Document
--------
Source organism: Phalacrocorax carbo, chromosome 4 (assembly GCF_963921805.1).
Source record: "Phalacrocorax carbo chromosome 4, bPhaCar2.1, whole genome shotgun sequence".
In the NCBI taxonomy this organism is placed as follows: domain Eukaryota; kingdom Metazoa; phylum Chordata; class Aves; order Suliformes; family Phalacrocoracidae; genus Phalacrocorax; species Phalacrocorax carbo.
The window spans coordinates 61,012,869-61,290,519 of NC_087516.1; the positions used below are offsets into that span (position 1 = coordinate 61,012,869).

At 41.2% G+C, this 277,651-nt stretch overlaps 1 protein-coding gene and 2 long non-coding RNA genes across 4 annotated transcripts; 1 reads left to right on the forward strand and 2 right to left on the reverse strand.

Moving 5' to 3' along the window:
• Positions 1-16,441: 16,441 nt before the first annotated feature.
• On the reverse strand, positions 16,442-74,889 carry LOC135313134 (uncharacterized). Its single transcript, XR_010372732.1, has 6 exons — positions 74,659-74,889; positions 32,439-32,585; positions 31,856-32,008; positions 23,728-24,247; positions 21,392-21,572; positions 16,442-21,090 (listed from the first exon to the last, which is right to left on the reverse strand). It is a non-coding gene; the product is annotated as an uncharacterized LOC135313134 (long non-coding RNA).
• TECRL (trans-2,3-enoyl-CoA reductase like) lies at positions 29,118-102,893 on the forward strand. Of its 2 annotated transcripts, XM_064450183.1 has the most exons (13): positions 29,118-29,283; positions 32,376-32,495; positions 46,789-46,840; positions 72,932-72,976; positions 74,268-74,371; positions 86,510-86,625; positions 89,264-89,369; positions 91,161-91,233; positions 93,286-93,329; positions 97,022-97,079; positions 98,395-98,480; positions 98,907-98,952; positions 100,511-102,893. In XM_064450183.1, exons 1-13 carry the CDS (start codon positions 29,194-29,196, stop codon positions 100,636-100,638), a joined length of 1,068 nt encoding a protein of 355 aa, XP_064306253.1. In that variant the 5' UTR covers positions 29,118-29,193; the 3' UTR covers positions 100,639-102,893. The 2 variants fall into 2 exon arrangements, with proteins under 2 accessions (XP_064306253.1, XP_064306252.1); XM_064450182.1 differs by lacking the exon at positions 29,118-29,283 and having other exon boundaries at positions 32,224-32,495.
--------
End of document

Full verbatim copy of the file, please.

Source organism: Phalacrocorax carbo, chromosome 4 (assembly GCF_963921805.1).
Source record: "Phalacrocorax carbo chromosome 4, bPhaCar2.1, whole genome shotgun sequence".
In the NCBI taxonomy this organism is placed as follows: domain Eukaryota; kingdom Metazoa; phylum Chordata; class Aves; order Suliformes; family Phalacrocoracidae; genus Phalacrocorax; species Phalacrocorax carbo.
The window spans coordinates 61,012,869-61,290,519 of NC_087516.1; the positions used below are offsets into that span (position 1 = coordinate 61,012,869).

At 41.2% G+C, this 277,651-nt stretch overlaps 1 protein-coding gene and 2 long non-coding RNA genes across 4 annotated transcripts; 1 reads left to right on the forward strand and 2 right to left on the reverse strand.

Moving 5' to 3' along the window:
• Positions 1-16,441: 16,441 nt before the first annotated feature.
• On the reverse strand, positions 16,442-74,889 carry LOC135313134 (uncharacterized). Its single transcript, XR_010372732.1, has 6 exons — positions 74,659-74,889; positions 32,439-32,585; positions 31,856-32,008; positions 23,728-24,247; positions 21,392-21,572; positions 16,442-21,090 (listed from the first exon to the last, which is right to left on the reverse strand). It is a non-coding gene; the product is annotated as an uncharacterized LOC135313134 (long non-coding RNA).
• TECRL (trans-2,3-enoyl-CoA reductase like) lies at positions 29,118-102,893 on the forward strand. Of its 2 annotated transcripts, XM_064450183.1 has the most exons (13): positions 29,118-29,283; positions 32,376-32,495; positions 46,789-46,840; positions 72,932-72,976; positions 74,268-74,371; positions 86,510-86,625; positions 89,264-89,369; positions 91,161-91,233; positions 93,286-93,329; positions 97,022-97,079; positions 98,395-98,480; positions 98,907-98,952; positions 100,511-102,893. In XM_064450183.1, exons 1-13 carry the CDS (start codon positions 29,194-29,196, stop codon positions 100,636-100,638), a joined length of 1,068 nt encoding a protein of 355 aa, XP_064306253.1. In that variant the 5' UTR covers positions 29,118-29,193; the 3' UTR covers positions 100,639-102,893. The 2 variants fall into 2 exon arrangements, with proteins under 2 accessions (XP_064306253.1, XP_064306252.1); XM_064450182.1 differs by lacking the exon at positions 29,118-29,283 and having other exon boundaries at positions 32,224-32,495.